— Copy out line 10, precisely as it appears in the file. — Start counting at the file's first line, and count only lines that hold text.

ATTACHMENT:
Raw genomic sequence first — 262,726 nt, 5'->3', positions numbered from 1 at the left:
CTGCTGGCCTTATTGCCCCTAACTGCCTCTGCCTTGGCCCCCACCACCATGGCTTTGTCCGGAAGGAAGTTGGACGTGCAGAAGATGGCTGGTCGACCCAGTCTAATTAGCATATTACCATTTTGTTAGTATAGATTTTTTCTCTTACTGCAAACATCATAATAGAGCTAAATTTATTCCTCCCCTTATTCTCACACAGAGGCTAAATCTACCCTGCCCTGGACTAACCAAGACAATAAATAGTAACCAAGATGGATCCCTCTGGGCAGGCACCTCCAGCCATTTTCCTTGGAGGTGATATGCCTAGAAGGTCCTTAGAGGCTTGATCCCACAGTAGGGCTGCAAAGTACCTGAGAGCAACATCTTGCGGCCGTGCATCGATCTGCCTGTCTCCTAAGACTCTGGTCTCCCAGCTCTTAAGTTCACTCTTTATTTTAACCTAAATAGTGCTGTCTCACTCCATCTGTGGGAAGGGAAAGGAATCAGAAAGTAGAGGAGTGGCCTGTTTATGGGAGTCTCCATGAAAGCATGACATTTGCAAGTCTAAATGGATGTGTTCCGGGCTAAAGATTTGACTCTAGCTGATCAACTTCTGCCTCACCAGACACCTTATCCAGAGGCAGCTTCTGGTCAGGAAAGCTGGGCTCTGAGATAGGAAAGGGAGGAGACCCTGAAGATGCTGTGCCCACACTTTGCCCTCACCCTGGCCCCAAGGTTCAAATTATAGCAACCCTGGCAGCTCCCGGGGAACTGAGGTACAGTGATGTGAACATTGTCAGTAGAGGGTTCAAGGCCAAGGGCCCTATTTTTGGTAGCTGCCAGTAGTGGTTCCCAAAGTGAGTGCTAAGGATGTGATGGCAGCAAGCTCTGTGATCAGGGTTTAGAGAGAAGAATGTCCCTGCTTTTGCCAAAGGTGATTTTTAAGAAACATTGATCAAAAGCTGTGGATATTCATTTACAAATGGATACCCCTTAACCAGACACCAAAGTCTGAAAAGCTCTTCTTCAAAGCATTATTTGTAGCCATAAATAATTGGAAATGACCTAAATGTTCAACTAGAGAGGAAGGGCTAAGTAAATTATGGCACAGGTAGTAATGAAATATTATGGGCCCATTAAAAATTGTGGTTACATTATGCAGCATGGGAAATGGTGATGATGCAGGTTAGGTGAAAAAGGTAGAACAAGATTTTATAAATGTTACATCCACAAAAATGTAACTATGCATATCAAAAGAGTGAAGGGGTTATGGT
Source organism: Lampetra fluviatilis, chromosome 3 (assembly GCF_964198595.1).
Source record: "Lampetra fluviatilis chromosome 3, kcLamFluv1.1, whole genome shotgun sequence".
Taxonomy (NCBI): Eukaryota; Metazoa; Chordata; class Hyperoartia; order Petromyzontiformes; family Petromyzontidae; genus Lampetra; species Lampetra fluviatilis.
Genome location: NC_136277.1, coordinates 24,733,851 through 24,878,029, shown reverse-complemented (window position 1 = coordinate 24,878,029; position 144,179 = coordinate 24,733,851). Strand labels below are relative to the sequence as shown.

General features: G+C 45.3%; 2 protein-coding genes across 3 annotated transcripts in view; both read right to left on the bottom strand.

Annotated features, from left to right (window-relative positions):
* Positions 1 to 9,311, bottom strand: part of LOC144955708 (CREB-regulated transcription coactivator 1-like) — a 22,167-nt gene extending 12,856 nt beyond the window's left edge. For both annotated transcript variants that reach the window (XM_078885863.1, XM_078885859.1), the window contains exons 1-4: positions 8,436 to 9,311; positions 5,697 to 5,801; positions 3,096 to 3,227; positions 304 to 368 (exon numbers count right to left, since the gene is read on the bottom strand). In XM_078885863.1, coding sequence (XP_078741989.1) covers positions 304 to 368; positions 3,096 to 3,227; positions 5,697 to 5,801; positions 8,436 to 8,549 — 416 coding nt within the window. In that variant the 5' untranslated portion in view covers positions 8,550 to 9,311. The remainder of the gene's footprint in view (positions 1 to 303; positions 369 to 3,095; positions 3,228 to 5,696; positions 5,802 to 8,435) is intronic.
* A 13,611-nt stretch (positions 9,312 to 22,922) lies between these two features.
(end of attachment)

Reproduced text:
* A 13,611-nt stretch (positions 9,312 to 22,922) lies between these two features.